96 pages, Illus
This book gives a critical account of a complex and ambitious refugee-settlement programme in support of 55,000 refugees who fled in 1993 from armed conflict in south Sudan into a remote and insecure region of north-west Uganda. In helping refugees to rebuild self-reliant, sustainable communities, Oxfam's vision was to treat them "as people with their own capacities and dignity". This book relates how structures were established to ensure the representation of all groups, particularly the most vulnerable. It considers the questions of integration with the local host population; site-suitability and the impact of refugee settlements on their physical environment; the problems of "donor fatigue"; and the internal stresses created when a disaster-relief operation evolves into a community-development programme in a still-turbulent context.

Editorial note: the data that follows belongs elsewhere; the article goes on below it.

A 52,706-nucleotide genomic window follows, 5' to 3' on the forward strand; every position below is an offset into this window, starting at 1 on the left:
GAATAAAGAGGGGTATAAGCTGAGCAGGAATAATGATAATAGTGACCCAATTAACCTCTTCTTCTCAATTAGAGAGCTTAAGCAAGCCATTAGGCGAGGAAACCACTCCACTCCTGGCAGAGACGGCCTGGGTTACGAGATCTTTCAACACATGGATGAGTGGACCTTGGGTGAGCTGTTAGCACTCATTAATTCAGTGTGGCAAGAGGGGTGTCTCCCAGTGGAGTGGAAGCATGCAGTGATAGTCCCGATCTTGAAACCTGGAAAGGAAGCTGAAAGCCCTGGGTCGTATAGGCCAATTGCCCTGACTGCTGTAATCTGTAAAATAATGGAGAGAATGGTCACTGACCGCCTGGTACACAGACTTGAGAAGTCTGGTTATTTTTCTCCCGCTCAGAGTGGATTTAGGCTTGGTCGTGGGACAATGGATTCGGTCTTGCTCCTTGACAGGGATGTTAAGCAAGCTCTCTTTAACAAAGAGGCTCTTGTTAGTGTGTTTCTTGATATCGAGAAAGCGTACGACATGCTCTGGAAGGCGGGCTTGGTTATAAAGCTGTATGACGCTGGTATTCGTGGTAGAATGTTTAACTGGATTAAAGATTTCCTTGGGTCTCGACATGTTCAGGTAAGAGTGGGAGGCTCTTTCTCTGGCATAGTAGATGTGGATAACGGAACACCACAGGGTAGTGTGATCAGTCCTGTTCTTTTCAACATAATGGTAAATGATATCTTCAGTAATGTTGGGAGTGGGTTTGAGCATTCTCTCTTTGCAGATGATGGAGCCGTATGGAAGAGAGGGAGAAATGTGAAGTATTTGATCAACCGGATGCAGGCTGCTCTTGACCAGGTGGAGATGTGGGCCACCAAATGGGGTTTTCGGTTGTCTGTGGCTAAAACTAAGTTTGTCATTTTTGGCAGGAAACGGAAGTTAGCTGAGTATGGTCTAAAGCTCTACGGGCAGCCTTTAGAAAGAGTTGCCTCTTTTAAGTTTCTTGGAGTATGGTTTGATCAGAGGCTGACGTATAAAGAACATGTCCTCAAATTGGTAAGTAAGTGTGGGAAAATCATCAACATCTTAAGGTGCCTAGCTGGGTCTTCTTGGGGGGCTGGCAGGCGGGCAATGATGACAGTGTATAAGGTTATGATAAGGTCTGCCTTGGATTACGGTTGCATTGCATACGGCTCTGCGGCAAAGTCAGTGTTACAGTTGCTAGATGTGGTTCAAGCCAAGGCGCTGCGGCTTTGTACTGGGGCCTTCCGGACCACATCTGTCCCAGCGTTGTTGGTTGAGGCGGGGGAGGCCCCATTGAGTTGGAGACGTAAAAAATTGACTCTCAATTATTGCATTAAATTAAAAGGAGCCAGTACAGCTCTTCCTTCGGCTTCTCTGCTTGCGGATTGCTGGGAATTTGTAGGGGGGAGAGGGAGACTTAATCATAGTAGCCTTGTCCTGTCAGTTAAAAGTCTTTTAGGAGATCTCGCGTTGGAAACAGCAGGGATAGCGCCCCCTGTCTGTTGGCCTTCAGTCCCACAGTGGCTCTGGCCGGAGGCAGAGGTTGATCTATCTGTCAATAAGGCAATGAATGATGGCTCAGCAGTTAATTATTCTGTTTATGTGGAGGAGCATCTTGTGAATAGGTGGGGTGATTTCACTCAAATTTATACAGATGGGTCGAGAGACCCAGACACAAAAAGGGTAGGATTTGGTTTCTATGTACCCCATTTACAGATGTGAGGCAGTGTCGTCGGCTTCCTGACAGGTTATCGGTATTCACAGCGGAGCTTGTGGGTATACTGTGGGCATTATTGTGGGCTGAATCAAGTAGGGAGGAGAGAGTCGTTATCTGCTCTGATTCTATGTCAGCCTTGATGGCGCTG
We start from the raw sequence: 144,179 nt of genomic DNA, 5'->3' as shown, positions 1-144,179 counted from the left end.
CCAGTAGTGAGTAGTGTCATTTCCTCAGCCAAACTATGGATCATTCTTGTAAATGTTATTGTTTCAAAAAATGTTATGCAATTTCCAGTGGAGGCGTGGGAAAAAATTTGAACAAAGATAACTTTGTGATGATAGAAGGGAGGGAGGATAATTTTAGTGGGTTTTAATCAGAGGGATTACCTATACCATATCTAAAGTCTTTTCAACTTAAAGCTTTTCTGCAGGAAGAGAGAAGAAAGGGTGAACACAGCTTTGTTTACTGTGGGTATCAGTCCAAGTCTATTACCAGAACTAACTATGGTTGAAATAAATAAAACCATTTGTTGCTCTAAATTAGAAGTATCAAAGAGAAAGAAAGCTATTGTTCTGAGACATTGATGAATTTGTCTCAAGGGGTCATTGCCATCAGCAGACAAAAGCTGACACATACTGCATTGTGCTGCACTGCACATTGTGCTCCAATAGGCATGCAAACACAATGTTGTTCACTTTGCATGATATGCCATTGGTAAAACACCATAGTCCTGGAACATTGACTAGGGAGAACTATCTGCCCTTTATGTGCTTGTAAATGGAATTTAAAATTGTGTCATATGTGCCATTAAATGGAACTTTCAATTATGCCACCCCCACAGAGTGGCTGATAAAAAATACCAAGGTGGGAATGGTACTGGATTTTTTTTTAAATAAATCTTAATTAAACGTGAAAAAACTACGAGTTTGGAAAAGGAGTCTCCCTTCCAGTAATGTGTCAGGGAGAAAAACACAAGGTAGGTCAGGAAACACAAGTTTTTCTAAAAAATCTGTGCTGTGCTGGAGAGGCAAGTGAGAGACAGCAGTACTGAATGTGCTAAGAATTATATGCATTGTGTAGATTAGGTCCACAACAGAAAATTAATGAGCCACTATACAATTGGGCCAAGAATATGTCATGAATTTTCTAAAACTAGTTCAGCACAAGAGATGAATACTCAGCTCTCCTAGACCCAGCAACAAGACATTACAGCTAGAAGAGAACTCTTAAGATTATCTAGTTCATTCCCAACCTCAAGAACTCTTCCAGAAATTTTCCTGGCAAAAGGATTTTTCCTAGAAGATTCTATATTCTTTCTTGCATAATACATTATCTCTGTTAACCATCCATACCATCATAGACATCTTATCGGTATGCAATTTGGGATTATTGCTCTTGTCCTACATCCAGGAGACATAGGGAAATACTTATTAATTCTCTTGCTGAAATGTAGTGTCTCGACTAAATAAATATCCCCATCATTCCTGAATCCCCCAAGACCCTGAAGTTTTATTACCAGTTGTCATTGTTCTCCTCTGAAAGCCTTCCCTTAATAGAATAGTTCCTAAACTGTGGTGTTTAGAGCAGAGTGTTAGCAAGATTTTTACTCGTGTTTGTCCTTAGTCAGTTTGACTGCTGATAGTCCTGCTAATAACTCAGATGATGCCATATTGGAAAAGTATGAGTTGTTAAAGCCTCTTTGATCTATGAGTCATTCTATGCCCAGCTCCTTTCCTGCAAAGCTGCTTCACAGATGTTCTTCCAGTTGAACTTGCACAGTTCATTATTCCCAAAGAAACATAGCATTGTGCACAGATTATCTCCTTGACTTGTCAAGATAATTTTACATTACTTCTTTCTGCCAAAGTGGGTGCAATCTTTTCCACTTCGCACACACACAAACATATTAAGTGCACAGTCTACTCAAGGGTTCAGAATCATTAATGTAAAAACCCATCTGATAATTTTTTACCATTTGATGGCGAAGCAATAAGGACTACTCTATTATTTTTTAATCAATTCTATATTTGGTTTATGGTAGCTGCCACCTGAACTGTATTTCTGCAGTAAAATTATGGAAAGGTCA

Acknowledgements; Abbreviations; Preface; Introduction; 1.An overview of the Ikafe programme; 2.An 'enabling environment'?; 3.Working towards social reconstruction; 4.Working towards sustainable livelihoods; 5.Policies working against settlement in Ikafe; 6.The importance on communications work; 7.Organisational issues; 8.In Conclusion: some lessons and recommendations; Notes; Sources and further reading.
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Lina Payne was employed by Oxfam as a social researcher in the Ikafe/Imvepi Refugee Settlement.